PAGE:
The Constitutional Standing of Corporations
Are corporations “persons” with constitutional rights? The Supreme Court has famously avoided analysis of the question, while recognizing that corporations may litigate rights under the Due Process Clause, Equal Protection Clause, First Amendment, Fourth Amendment, Sixth Amendment, and Seventh Amendment, but not, for example, the Self-Incrimination Clause of the Fifth Amendment. What theory explains why corporations may litigate some constitutional rights and not others? In this Article, I argue that the doctrine of Article III standing supplies an underlying general theory by requiring a judge to ask: does the organization suffer a concrete constitutional injury to its legal interests? Such analysis has implications for the interpretation of a range of contested constitutional questions. For example, Article III analysis helps us to understand why corporate standing is not appropriate if corporate rights threaten to conflict with claims brought by individuals, while in contrast, associations and nonprofits may more readily derivatively assert the third-party rights of members. By ignoring Article III constraints, and finding that a for-profit corporation could itself assert a statutory injury to the religious beliefs of its owners, the Supreme Court’s recent Hobby Lobby opinion threatens to erase the longstanding differences between owners and corporations, parties and third-parties, and for-profit corporations versus other types of entities. Only if Article III doctrine is faithfully applied can organizational standing to litigate constitutional rights effectively develop protections for individuals and organizations alike.
The Duryodhana Dilemma: United States v. A 10th Century Cambodian Sandstone Sculpture and a Proposed Code of Ethics-Based Response to Repatriation Requests for Auction Houses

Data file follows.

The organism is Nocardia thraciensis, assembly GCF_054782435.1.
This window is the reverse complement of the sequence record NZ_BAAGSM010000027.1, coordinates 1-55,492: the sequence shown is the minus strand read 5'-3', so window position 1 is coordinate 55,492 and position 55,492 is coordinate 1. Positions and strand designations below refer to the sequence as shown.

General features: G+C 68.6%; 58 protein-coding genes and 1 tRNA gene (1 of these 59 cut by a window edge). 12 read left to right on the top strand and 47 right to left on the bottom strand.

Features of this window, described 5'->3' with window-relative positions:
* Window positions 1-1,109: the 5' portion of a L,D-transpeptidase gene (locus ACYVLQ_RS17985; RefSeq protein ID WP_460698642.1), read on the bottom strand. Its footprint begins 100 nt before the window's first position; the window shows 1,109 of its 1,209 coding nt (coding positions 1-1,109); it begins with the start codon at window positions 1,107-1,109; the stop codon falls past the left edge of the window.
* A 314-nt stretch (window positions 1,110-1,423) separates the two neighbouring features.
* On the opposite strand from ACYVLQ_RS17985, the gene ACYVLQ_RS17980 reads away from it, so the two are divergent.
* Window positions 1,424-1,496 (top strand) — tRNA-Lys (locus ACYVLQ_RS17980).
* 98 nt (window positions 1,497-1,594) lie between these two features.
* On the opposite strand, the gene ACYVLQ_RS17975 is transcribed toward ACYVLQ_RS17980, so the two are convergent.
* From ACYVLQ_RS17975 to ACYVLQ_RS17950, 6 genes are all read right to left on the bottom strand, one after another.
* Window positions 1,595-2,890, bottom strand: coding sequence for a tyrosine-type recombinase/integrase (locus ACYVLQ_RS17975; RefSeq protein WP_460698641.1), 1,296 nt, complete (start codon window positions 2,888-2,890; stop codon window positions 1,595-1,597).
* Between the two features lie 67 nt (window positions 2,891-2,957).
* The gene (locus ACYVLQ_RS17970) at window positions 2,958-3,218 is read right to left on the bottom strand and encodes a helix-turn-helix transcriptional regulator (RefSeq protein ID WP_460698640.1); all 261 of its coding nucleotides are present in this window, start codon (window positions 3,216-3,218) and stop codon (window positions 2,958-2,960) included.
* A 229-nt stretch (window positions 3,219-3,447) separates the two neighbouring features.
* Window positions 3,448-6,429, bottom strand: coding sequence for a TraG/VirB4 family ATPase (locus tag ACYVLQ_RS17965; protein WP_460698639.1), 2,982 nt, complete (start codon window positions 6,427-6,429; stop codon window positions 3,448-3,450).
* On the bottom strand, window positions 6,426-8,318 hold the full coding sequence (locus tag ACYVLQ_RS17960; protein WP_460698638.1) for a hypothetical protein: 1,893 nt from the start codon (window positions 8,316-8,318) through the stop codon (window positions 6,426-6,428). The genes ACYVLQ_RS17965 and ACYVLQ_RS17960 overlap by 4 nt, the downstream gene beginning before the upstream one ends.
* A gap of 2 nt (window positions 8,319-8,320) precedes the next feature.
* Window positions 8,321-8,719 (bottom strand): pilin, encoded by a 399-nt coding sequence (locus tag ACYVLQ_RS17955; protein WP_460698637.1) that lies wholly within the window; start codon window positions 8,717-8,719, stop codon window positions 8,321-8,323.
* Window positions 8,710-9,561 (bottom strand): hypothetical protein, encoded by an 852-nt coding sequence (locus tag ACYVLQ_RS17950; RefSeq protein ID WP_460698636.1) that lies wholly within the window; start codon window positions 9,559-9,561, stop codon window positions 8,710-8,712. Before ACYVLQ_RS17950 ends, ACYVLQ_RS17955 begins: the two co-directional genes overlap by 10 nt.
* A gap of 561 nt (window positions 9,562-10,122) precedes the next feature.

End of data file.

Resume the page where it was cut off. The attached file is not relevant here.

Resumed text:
On March 24, 2011, Sotheby’s New York unexpectedly removed its showcase lot, the Duryodhana, from its Indian & Southeast Asian auction scheduled to occur that same day. This last-minute adjustment occurred in response to a letter received hours earlier from the Secretary General of Cambodia’s National Commission for the United Nations Educational, Scientific and Cultural Organization (UNESCO), who alleged that the sculpture had been illegally removed from Cambodia and asked that Sotheby’s delete the lot from the auction. One year after Sotheby’s voluntarily pulled the lot, the United States government filed a civil forfeiture action in the United States District Court for the Southern District of New York, United States v. A 10th Century Cambodian Sandstone Sculpture. By filing this action, the U.S. government aimed to take title to the Khmer sculpture and return it to Cambodia.
United States v. A 10th Century Cambodian Sandstone Sculpture is just one example of the repatriation requests from foreign countries that auction houses in the United States face each year. Some scholars report that countries such as Cambodia have been mounting more repatriation requests in recent years. Auction houses confronted with these repatriation requests must struggle through the ambiguities and deficiencies in the current law when deciding how to respond. As an alternative to the available legal response to repatriation requests, I propose that auction houses should develop a uniform code of ethics to guide their efforts in replying to these requests. Auction houses should look to the International Council of Museums’ (ICOM) Code of Ethics for Museums as a model for fashioning their own code of ethics. If all major auction houses voluntarily agree to adopt a uniform code of ethics, there would be fewer repatriation requests and less uncertainty surrounding compliance with the current complex web of laws and regulations that differ from country to country.
In Part I, I describe the background of the Duryodhana, including how the sculpture fits within the Cambodian cultural framework and Cambodian perceptions of property and ownership. I also summarize the litigation and recent settlement surrounding the sculpture, noting the parties’ principal contested points that remain unresolved. In Part II, I outline the current legal response for addressing repatriation claims, including its deficiencies. In Part III, I propose that auction houses look to museums for guidance in order to remedy the unsettled and unsatisfactory state of this legal struc- ture. By adopting a uniform code of ethics modeled after the ICOM Code of Ethics for Museums, auction houses will be better situated to avoid repatriation claims. Finally, I conclude by suggesting specific provisions that auction houses might adopt as a starting point for developing a uniform code of ethics.
New Regulations and Pending Cases